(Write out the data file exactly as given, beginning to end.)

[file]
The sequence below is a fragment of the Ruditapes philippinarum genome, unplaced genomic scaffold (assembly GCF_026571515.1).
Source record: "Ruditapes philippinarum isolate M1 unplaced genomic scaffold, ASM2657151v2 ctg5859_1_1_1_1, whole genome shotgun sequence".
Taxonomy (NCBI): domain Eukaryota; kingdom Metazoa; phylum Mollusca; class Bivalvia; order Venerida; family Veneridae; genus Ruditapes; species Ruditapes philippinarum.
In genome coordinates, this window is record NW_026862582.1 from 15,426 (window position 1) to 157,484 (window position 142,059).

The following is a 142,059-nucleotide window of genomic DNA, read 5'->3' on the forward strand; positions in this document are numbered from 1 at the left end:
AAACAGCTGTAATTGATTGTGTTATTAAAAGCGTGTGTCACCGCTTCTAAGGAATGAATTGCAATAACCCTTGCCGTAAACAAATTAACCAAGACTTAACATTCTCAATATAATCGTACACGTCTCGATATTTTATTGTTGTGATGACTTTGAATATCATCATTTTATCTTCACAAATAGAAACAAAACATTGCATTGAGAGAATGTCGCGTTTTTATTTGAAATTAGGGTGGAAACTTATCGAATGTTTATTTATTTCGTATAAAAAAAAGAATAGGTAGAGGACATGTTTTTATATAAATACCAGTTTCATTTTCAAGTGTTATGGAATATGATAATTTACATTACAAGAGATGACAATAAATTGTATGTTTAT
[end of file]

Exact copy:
The sequence below is a fragment of the Ruditapes philippinarum genome, unplaced genomic scaffold (assembly GCF_026571515.1).
Source record: "Ruditapes philippinarum isolate M1 unplaced genomic scaffold, ASM2657151v2 ctg5859_1_1_1_1, whole genome shotgun sequence".
Taxonomy (NCBI): domain Eukaryota; kingdom Metazoa; phylum Mollusca; class Bivalvia; order Venerida; family Veneridae; genus Ruditapes; species Ruditapes philippinarum.
In genome coordinates, this window is record NW_026862582.1 from 15,426 (window position 1) to 157,484 (window position 142,059).

The following is a 142,059-nucleotide window of genomic DNA, read 5'->3' on the forward strand; positions in this document are numbered from 1 at the left end:
AAACAGCTGTAATTGATTGTGTTATTAAAAGCGTGTGTCACCGCTTCTAAGGAATGAATTGCAATAACCCTTGCCGTAAACAAATTAACCAAGACTTAACATTCTCAATATAATCGTACACGTCTCGATATTTTATTGTTGTGATGACTTTGAATATCATCATTTTATCTTCACAAATAGAAACAAAACATTGCATTGAGAGAATGTCGCGTTTTTATTTGAAATTAGGGTGGAAACTTATCGAATGTTTATTTATTTCGTATAAAAAAAAGAATAGGTAGAGGACATGTTTTTATATAAATACCAGTTTCATTTTCAAGTGTTATGGAATATGATAATTTACATTACAAGAGATGACAATAAATTGTATGTTTAT